The beauty of farm life is that is has seasons. Some seasons are filled with bountiful life, the pastures swaying with green grass, the garden yielding its fruit, and the fresh newborn livestock. There are seasons of death, livestock that has fattened up and is ready for slaughter, the fields dry up, and the trees are bare with nothing to offer but the sight of their branches bending with the cold winter winds. The gardens sleep. Then there are seasons of planning and hoping, gathering and preserving. No matter the time of year, life on the farm is filled with adventure for the entire family.
This past month has been filled with much excitement. The farm is producing offspring. We have had 3 calves and dozens of lambs born. The kids have been enjoying the game of catching the lambs and holding them. A few lambs were abandoned and the kids have so lovingly taken them in to feed and keep them. It is so adorable to see the little lambs follow the children around as if they are their mothers. The girls had been making bottles to feed them through the night and all through the day. Now they are getting old enough that they can eat 4 meals a day. The little lambs always cry for their bottles of fresh milk.
We have a trampoline and one day some big kids were jumping and one of the bars for the net got damaged. The net caved in so I told the kids they needed to wait until dad fixed the bar.
Junior: "I can fix it."
Me: "You won't know how to fix the bar. Let dad fix it."
Junior: "I have an idea..."
Before I could answer him, he was out the door. In the flurry of getting breakfast made, I must have forgot our earlier conversation because I looked out the kitchen window and saw Junior tying bale twine together. I did not think much of it. Then I see him walking across the yard stretching the bale twine. I followed the bale twine to its source and saw it attached to the net. He did fix it. He had it pulled back in place with a 200 foot piece of bale twine that was about 12 pieces in total. This is a photo I took but since it was hard to see the twine, I marked it in with hot pink. Isn't that just so cute that Junior figured out how to fix the trampoline? Later I asked him what he did and he said, "I fixed it."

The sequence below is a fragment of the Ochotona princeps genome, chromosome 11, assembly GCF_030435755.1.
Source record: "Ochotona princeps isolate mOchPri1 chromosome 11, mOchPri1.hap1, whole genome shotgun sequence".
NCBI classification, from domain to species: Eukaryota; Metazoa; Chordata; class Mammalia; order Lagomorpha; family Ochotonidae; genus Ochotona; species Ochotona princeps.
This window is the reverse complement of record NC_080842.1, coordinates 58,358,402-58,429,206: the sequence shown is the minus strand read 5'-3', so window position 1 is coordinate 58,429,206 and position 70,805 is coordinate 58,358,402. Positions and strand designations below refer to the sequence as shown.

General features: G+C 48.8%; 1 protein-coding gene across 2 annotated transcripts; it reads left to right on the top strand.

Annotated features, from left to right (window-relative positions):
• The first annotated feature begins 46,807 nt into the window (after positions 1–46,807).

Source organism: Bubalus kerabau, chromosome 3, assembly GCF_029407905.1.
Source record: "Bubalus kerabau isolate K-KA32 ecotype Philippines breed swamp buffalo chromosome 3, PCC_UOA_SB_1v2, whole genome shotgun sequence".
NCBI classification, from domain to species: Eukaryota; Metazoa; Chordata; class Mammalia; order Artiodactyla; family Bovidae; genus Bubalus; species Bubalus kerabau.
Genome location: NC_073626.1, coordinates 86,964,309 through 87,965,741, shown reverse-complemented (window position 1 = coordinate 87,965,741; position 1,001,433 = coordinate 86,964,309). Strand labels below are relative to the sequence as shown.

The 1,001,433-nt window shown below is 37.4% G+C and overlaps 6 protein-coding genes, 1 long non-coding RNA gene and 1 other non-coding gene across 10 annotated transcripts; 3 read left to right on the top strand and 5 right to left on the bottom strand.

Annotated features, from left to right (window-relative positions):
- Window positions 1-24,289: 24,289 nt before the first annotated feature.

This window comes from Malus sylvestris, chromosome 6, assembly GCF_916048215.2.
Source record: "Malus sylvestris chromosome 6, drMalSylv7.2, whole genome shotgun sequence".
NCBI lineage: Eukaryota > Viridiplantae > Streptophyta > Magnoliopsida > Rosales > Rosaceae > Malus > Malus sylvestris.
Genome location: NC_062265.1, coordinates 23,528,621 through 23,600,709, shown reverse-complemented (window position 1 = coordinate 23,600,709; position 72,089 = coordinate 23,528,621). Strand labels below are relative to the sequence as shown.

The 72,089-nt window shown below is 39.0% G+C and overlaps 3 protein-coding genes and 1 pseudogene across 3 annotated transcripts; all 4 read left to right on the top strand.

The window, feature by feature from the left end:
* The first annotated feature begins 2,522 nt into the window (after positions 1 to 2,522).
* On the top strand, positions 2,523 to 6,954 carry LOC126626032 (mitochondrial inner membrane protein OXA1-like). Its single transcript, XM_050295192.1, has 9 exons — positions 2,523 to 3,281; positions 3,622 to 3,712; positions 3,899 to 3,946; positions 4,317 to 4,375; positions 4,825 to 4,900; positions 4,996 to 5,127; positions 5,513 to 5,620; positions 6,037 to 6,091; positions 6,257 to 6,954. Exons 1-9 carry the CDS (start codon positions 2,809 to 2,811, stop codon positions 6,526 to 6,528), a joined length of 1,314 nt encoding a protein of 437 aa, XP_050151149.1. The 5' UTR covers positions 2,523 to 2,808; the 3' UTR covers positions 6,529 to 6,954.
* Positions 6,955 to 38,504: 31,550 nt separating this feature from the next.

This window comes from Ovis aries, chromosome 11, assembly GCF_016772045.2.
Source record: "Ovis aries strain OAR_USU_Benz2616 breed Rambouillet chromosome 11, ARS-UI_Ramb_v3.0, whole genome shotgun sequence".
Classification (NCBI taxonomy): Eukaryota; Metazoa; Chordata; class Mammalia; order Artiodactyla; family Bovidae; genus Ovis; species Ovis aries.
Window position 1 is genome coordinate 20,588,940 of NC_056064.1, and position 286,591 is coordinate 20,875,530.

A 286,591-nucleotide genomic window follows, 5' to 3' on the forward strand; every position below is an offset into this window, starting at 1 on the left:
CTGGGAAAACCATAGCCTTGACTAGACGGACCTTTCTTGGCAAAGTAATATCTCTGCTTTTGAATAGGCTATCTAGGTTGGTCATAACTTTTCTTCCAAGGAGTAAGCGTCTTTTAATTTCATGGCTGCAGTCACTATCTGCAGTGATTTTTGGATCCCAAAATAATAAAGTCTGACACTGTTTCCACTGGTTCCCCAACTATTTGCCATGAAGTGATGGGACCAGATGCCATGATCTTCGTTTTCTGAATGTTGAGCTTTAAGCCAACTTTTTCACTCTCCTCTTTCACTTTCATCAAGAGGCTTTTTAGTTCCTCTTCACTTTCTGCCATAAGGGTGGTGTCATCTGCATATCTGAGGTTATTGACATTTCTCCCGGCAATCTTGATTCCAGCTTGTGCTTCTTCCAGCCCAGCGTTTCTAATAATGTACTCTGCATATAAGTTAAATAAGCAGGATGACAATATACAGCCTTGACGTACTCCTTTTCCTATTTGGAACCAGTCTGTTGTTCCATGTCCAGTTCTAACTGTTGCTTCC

Pig Butchering time
Here you see Owen and the boys salt curing the sides of bacon and the hog jowl. He cured them at his home for 2-3 weeks and then hickory smoked them. No nitrates or nitrites, just pure wholesome raised goodness. These pigs were raised on our pasture, fed our milk and whey, and given some organic, NonGMO feed.
I had fun making sausage patties and then pressure canning them. If you are curious on how to can sausage patties, make sure to watch Volume 3 of Homesteading for Beginners. I show a lot on meat canning on there. It is so satisfying to pop open a can of sausage and serve it to my family at mealtime.
The pizza was a hit for everyone. I think we will be making pizza more often now that we have our lovely pizza sausage canned. I canned about 12 pints of it. Each pint will cover several pizzas. What a blessing.
Oh, the Hog Jowl. Did I mention hog jowl? You may wonder what this is. It is the meat from the side of the pigs face. Sounds utterly disgusting, right? Well, you have not had bacon until you tried hog jowl. Hog jowl is a Southern delicacy. I finally got to try it. I must say, the smell was intoxicating. Smoked to perfection! I sliced it country style and put it on a baking sheet in the oven on 400˚F. That cooks the bacon perfectly.